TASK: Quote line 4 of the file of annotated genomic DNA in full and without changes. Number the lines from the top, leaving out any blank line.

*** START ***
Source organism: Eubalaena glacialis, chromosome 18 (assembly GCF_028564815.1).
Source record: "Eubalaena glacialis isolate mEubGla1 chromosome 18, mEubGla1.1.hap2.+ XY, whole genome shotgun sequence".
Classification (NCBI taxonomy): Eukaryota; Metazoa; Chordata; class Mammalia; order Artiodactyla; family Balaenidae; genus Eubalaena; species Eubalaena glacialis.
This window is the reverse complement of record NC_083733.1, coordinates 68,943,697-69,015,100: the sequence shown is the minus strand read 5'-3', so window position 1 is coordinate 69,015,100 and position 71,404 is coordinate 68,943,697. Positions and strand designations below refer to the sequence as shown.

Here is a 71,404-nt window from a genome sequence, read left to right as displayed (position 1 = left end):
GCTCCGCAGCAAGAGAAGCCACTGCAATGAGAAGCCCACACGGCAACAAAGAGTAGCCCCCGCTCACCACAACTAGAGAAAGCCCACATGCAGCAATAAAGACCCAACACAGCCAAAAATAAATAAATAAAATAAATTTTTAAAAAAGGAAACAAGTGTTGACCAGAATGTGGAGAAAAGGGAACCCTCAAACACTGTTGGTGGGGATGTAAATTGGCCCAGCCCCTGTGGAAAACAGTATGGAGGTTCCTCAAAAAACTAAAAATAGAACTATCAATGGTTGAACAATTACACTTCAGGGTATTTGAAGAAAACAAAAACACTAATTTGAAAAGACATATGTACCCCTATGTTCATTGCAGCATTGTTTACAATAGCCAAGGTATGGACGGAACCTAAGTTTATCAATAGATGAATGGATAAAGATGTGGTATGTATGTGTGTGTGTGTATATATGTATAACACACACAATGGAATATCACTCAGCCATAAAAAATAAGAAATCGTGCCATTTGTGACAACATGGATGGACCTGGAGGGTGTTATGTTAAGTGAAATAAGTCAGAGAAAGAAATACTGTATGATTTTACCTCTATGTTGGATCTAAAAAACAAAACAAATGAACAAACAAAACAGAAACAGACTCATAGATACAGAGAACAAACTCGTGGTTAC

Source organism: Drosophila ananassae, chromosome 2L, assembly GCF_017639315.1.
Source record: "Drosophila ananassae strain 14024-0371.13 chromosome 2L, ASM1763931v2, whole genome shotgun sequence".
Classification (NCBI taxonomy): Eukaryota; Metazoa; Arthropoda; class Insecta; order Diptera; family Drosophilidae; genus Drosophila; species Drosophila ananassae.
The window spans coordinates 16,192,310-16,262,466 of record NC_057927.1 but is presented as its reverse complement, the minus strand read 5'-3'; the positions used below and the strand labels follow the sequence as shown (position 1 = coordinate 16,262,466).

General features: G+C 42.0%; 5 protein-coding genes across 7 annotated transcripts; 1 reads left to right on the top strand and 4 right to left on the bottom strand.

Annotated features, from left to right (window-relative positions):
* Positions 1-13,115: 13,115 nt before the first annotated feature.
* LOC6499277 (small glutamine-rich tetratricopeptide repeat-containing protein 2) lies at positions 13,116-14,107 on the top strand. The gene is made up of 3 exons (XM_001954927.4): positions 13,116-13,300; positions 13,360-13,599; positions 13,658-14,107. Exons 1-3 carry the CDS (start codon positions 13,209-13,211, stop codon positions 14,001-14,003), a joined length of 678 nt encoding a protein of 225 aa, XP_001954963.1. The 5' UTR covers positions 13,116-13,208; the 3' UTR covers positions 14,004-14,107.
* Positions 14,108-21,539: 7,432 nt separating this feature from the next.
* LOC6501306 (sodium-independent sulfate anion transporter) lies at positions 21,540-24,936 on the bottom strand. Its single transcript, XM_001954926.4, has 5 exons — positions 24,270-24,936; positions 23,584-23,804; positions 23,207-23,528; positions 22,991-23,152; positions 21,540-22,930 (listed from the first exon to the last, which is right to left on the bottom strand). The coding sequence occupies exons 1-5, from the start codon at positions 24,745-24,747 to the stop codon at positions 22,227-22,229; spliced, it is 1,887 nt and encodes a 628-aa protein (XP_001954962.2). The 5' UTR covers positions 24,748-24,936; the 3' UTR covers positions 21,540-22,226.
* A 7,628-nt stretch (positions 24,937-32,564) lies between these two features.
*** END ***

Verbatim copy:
This window is the reverse complement of record NC_083733.1, coordinates 68,943,697-69,015,100: the sequence shown is the minus strand read 5'-3', so window position 1 is coordinate 69,015,100 and position 71,404 is coordinate 68,943,697. Positions and strand designations below refer to the sequence as shown.